Riding to Raise Awareness

Thursday, June 4, 2015
Some of the riders who passed through Piggott Monday on the Tour de Tourette are shown resuming their journey following a lunch break at Donna's Country Kitchen.(TD photo/Tim Blair)

On Monday, June 15, hundreds of bicyclists will be passing through Piggott as part of the annual "Ride the Fault Line" tour. This past Monday, June 1, a group of just a half-dozen cyclists pedaled through the city as they navigated the same route to be traveled in the coming event, but with a different goal. This group was making the trip to help increase awareness of, and raise funds, for the fight against Tourette's Syndrome.

Five of the cyclists, including group spokesman Bill Staley, are from Omaha while the sixth flew in from New Jersey to be a part of the effort.

Staley, who has battled Tourette since his teenage years, noted the group was riding under the banner of the Tour de Tourette, sponsored by the Tourette Association of America. The ride also coincides with Tourette Awareness Month, which this year is being observed from May 15 to June 15.

For Staley, and the others, rides such as this are common. "One of the other riders, Frank, and me rode across the United States from Bellingham, Wash. to New York in 2012 to raise awareness for the Tourette Association and raised several thousand dollars," Staley explains. "It was great to raise awareness all the way across the country and the whole TSA-USA staff greeted us there in New York City and that was very gratifying."

He noted since then the group, which had been riding together for dozens of years previously, began to participate in rides to promote the fight against Tourette. "We've been riding together for 10 to 15 years, and do 500 mile rides every summer," he noted. "And, now the association has been gracious enough to put the banners on our trailers and allow us to raise awareness every trip we take."

Staley also noted three of the riders took part in a ride last year from Mobile, Ala. to Lake Erie then did several 500 mile rides. "We did trails in Missouri, the Rocky Mountains and several places around the central U.S. to help support the cause and raise awareness," he added. "Now they've allowed us to use the banners and people come up and talk to us about it."

And, for Staley the issue is one which hits very close to home, as he has dealt with the malady for decades.

"I've had Tourette's since I was a teenager, so it was kind of near and dear to my heart," he explained. "And, after the ride from Mobile Frank told me he was glad we chose a cause--and I'm glad it was Tourette's. Because a lot of people would come up and talk to us, it was very gratifying."

Staley noted the rides drew the attention of the media, and also those wanting to know more about the disorder. "A lot of people had questions, parents who had a child with Tourette's wanted to know what to expect and such, or a teacher who suspects a student may have it," he added. "And, since I've had it for years they kind of use me as a role model. You can survive with it and a lot of people misunderstand it and the fact you can't help it--often the problem is not the Tourette's but how people react to it."

To this end, Staley continues to use the rides to educate the public and diminish the stigma.

"I remember running into a 13 year old girl in South Dakota, and I told her, hey, if my twitches make you uncomfortable then you should know I have Tourette's and please ask me about it," he explains. "Just get it out there in the open and talk about it."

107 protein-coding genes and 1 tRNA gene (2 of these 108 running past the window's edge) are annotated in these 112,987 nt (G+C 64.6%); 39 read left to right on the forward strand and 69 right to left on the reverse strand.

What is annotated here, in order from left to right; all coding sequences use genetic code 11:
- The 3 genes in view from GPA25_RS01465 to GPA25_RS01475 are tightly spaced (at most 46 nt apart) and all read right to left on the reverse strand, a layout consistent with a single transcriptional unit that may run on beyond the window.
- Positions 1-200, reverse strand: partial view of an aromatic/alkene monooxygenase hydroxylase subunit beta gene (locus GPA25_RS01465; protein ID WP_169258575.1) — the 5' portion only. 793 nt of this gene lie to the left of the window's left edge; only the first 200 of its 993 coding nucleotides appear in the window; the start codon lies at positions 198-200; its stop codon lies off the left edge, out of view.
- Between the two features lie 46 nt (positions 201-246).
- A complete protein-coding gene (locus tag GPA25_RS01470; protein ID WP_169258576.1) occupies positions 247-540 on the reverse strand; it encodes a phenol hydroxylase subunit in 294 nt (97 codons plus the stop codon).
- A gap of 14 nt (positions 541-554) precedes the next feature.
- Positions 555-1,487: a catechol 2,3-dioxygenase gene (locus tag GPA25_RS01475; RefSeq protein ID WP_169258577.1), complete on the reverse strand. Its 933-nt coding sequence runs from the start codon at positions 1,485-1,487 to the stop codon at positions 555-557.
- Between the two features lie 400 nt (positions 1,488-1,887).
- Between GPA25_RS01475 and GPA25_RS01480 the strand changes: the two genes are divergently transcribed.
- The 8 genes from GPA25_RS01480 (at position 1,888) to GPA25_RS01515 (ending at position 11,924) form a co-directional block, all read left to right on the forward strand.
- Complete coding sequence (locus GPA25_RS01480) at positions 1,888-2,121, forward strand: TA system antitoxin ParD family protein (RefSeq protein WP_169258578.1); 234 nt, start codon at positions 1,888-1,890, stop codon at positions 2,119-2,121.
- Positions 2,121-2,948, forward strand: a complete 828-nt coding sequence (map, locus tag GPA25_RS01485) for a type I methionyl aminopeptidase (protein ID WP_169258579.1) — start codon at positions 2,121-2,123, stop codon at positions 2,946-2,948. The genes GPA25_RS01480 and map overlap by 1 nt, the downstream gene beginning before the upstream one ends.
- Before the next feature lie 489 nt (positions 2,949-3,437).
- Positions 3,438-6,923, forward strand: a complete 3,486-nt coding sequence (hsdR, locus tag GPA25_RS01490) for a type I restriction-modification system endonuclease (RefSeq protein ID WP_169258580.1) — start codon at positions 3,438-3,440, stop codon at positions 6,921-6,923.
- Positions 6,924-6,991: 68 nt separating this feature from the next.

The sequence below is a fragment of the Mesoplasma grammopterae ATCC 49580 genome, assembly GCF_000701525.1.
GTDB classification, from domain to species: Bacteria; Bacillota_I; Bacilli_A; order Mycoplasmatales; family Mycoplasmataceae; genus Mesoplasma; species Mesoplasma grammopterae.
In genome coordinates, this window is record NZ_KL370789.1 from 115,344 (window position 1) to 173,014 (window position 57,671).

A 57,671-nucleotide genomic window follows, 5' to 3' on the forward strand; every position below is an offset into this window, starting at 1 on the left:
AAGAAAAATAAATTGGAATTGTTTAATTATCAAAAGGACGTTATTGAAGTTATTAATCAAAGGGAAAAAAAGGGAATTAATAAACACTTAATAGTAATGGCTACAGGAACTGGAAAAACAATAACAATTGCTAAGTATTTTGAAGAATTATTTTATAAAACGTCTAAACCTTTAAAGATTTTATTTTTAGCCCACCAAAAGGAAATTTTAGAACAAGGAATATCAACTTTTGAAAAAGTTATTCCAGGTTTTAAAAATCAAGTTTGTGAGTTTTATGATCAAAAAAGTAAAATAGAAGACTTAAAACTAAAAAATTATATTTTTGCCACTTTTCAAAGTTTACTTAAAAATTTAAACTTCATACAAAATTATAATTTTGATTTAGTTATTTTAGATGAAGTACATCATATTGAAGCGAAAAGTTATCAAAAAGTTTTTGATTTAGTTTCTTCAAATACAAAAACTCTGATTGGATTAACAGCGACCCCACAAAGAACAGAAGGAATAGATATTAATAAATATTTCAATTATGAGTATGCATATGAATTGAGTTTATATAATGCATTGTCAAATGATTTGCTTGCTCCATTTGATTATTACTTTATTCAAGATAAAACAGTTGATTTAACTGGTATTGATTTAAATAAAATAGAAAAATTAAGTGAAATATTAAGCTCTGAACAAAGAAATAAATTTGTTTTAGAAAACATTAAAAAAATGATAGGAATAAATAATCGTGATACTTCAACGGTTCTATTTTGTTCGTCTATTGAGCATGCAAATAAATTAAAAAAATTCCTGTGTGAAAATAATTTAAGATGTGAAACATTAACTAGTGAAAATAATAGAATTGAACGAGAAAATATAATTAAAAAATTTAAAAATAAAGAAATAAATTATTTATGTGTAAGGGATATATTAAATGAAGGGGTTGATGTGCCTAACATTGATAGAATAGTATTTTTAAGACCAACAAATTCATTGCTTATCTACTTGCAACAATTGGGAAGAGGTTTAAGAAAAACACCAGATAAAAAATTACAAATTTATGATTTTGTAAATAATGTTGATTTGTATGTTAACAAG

Now retired, Staley noted for years he never broached the subject in his professional life. "I never talked about it for years until I became a college professor although I was a lawyer and a judge before that," he added. "I could argue before the state supreme court and as soon as I started talking it went away. But, when you're up in front of a classroom you can't hide it--so I just used it as a learning tool and explained to them how I thought I got it, based on my research."

He indicated the chance to educate the public, and support the TSA-USA, provides the motivation for him and the other riders to continue the trips.

This particular trip began in Sikeston, and by way of Dexter, Malden and Campbell proceeded to Piggott. The riders then made their way west to McDougal, south to Crowley's Ridge State Park and then back east into the Bootheel. The route also includes a short jaunt through eastern Tennessee, before the riders will return to Sikeston. For Staley, and the other riders, their experience has been a great one so far.

"We find a lot of friendly people along the way on our trips, but these have been about the friendliest people we've ever run across," he noted. "I stopped at a store to get a knee brace, because I twisted my knee yesterday, and those folks did everything but adopt us--they were just super."

Following a lunch break at Donna's Country Kitchen, the riders continued on their way with hopes of educating more people about Tourette's.

"They call it a disorder, but I'm not sure how much of a disorder it actually is--some cases are worse than others," Staley surmises. "But, people are stereotyped because of it, because of the nervous twitches--although they're not really nervousness. I always call it the first cousin of epilepsy, and I would hope in my lifetime there would be a cure. Thankfully, there are some inroads being made now, which are very, very hopeful on Tourette, epilepsy and autism and they're all related."

Those wanting additional information may visit www.tsa-usa.org

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